Following the replacement of the original radio in the Delica, I upgraded to the Pioneer AVH-P5900DVD with iPod connectivity. This is marketed by Halfords as a “made for iPod” unit, though their website erroneously stated that the necessary CD-I200 cable is not included. Installation was sufficiently simple that it was done in the Halfords car park in a matter of minutes, and as such with a wallet £519 lighter (web price at the time of purchase, now available between £470 and £600 online), I was able to enjoy AV in the Delica again. However; comparisons with the Ripspeed DV920i are inevitable, and they aren’t all in the Pioneer’s favour…
Initially, as with nearly all of the retractable-display style of 1-DIN headunits, the Pioneer front end is somewhat of a disappointment. As well as protruding significantly from the dashboard, the single-line VFD display looks cheap and inefficient besides the sort of high-end headunits you may have considered previously, and the simple control layout of five buttons and a volume control looks downright restrictive. Unlike many, the Pioneer does not come with a remote control – the appropriate model is relatively inexpensive, but not actively marketed by high street retailers like Halfords, meaning you will need to go online to find one.
For those of you worried about theft, the front panel is detachable – though this does little more than leave a prospective thief in no doubt as to what is installed in your car, with the edge of the LCD display clearly visible. The front panel is coded to the car stereo, but I cannot help wondering if the designers would do better to come up with “hidden” versions – I would like to see a system similar to Kenwood’s “MASK” faceplate, with a normal radio interface on one side which can rotate or drop to allow the screen to emerge from the head unit. Given the thickness of technology like the iPod touch, this is not impossible.
Installation of the unit is otherwise conventional, with the usual provisions of DIN cage or screw mounts, a fascia trim for cars which can use it, ISO connectors and AV in, out and parking camera terminals. RCA pre-outs are provided for front, rear and subwoofer. The only caveat for the home installer is the presence of the “park sensor” wire – in this case, as a reputable manufacturer they do not provide an option to ignore it in the menus, and an unscrupulous installer may be tempted to short it out on the car chassis, which does work. Naturally for the safety of the driver and other road users, a professional installer will have to connect this to the handbrake to ensure DVD/video functions are not going to distract the driver.
Once installed, the user interface presented is a clear, and well designed initial layout with multiple colour “themes” (the buttons may also be illuminated in blue or red). Clarity appears to be at the cost of “efficient” use of the screen display when using primary functions however – and what information there is is not always displayed well. Radio setup is quick and easy, with exceptional reception compared to the cheaper Ripspeed unit, and Radio Text is clearly interpreted and displayed in a series of memo pages. Interestingly the ability to use the RDS “CT” or Clock Time function is not implemented, meaning you must manually set the time – for 21st Century technology, this is surprisingly 1970s. The choice of themes available consists of 8 colours and 3 background patterns, of which I favour the grid layout seen in my screenshots.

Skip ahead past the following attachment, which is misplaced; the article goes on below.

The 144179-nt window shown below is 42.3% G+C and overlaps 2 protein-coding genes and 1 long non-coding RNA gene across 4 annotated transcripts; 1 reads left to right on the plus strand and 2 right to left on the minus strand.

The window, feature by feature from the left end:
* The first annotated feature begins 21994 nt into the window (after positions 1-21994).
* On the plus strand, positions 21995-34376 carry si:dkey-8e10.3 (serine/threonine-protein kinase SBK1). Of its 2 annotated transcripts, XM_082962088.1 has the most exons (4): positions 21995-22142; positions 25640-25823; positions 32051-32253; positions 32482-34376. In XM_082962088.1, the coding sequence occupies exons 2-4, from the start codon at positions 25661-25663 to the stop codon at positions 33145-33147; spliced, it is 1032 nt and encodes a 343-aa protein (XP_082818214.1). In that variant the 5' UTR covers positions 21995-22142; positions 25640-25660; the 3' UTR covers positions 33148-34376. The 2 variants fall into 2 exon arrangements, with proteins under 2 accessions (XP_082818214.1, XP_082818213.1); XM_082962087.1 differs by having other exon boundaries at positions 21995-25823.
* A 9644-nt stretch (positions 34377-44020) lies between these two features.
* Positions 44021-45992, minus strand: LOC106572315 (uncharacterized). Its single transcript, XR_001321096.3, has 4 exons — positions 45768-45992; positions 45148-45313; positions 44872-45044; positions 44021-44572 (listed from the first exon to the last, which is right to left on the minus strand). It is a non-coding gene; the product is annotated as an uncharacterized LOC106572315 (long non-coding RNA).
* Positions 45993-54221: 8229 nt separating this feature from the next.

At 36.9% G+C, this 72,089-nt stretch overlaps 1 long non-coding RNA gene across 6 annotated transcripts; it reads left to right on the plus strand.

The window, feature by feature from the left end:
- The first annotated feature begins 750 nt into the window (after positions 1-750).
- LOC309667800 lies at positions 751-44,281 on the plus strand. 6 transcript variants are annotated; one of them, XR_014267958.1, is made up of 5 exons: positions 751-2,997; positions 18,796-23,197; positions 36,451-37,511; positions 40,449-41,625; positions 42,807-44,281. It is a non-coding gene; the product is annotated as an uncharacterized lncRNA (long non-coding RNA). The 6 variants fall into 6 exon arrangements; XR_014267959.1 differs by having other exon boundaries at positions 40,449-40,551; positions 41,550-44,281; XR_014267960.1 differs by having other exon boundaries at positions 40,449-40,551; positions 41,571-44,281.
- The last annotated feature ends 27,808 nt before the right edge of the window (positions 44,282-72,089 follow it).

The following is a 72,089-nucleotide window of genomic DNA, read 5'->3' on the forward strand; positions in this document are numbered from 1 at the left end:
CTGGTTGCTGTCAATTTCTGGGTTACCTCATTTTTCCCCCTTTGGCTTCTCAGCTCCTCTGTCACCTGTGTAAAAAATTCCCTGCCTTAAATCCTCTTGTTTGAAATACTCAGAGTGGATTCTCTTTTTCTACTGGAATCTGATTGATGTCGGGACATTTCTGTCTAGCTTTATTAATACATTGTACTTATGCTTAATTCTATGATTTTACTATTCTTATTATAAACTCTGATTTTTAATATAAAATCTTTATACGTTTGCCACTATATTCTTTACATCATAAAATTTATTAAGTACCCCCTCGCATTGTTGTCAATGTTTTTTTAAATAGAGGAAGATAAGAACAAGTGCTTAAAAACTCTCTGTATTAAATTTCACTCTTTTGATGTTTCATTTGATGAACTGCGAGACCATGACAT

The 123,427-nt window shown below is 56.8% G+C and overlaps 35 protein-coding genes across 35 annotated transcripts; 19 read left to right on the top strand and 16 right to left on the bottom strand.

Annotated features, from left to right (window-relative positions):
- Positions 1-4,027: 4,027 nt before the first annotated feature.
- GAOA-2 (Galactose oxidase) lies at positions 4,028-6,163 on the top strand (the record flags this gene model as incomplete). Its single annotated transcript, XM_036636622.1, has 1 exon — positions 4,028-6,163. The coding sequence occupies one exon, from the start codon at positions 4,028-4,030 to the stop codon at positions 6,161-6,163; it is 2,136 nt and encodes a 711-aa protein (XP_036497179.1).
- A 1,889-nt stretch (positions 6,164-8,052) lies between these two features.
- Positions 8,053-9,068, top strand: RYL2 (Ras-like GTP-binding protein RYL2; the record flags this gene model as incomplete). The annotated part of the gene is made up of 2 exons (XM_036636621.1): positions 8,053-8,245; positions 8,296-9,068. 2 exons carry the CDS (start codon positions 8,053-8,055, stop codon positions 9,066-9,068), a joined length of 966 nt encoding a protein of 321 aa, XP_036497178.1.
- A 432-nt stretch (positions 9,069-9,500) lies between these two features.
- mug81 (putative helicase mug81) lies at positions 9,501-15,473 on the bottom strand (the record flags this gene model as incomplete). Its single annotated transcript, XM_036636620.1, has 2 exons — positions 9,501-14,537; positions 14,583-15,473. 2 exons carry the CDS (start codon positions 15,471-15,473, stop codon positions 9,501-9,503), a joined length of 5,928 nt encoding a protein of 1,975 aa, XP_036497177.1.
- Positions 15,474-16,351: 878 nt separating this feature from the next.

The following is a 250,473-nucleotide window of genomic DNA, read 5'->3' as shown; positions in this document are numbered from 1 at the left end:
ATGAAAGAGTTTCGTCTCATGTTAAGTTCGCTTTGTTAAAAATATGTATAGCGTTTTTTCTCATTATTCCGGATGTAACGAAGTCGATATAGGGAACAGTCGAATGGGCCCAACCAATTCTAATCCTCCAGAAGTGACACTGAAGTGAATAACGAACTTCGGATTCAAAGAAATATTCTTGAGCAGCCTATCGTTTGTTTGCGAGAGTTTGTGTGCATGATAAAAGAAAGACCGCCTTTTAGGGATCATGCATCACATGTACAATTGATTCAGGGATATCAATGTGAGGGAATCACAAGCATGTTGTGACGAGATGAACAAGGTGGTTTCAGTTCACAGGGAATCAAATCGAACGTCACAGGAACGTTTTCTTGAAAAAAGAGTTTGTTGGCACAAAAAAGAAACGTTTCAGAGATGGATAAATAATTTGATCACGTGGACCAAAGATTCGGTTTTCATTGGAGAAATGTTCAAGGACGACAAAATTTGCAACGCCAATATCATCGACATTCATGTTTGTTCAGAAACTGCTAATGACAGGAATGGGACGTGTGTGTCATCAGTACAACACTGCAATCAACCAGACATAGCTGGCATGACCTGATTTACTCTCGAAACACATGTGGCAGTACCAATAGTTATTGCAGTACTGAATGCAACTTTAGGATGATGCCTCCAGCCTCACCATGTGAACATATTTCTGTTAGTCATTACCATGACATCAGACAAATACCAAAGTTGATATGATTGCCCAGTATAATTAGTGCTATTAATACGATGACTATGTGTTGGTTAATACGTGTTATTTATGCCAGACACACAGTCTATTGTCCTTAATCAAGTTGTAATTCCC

The DVD drive allows the use of CDs, CD-Rs, MP3 CDs and DVDs, and DVDs containing DiVX encoded video as well as traditional DVD content. Using the “advanced” media functions is somewhat irritating – MP3 CDs contain little enough information that the simplistic user interface is not a barrier to efficient browsing, but 4.7GB of files is asking a bit much of it. For some reason it seemed unwilling to play back multiple DiVX files on a disk, and I need to go back and explore this issue thoroughly. When it accepted a movie, the nearest comparison I can think of is watching it on a slightly larger Sony PSP – this may be coloured by the fact that the source was an encoded version of Totoro produced to watch on the aforementioned device!
DVD playback is of tolerable quality given the low resolutions provided on all these displays (despite the availability of 800 x 480 displays in this format with touch screens, nearly every automotive DVD display I have seen works at very low resolution of 480 x 234, or as many technical specifications like to claim, 336,960 “pixels”. Pioneer’s new AVH-7800DVD does feature a higher resolution display), and CD playback is perfectly acceptable, with the 4 x 50W output actually resulting in decent volume with good quality despite the Delica’s factory (and 12 year old) speakers. It is comfortable, at speed, at around 2/3rd maximum volume, leaving plenty of headroom for quieter tracks, and suggesting improved speakers would yield very respectable performance.
Of course, the primary reason I favour this class of headunit is not the ability to play CDs well – I can do that for a fraction of the cost – or indeed, watch DVDs on a large, but cellphone-resolution, display. It is the ability to safely control an iPod (or iPhone – it works, despite a warning, and will smoothly mute the music for an incoming call. Use a bluetooth headset and this is a surprisingly effective alternative to a car kit! The iPhone’s SSD storage and smaller capacity results in faster playlist access, too) using large, friendly control surfaces and in depth interfaces. Given the Ripspeed’s surprisingly good performance, I had very high hopes for the Pioneer – although Halfords had conveniently left the iPod cable disconnected, so I was unable to test the interface before purchase. This, out of everything with the Pioneer that offers, would prove to be the biggest disappointment.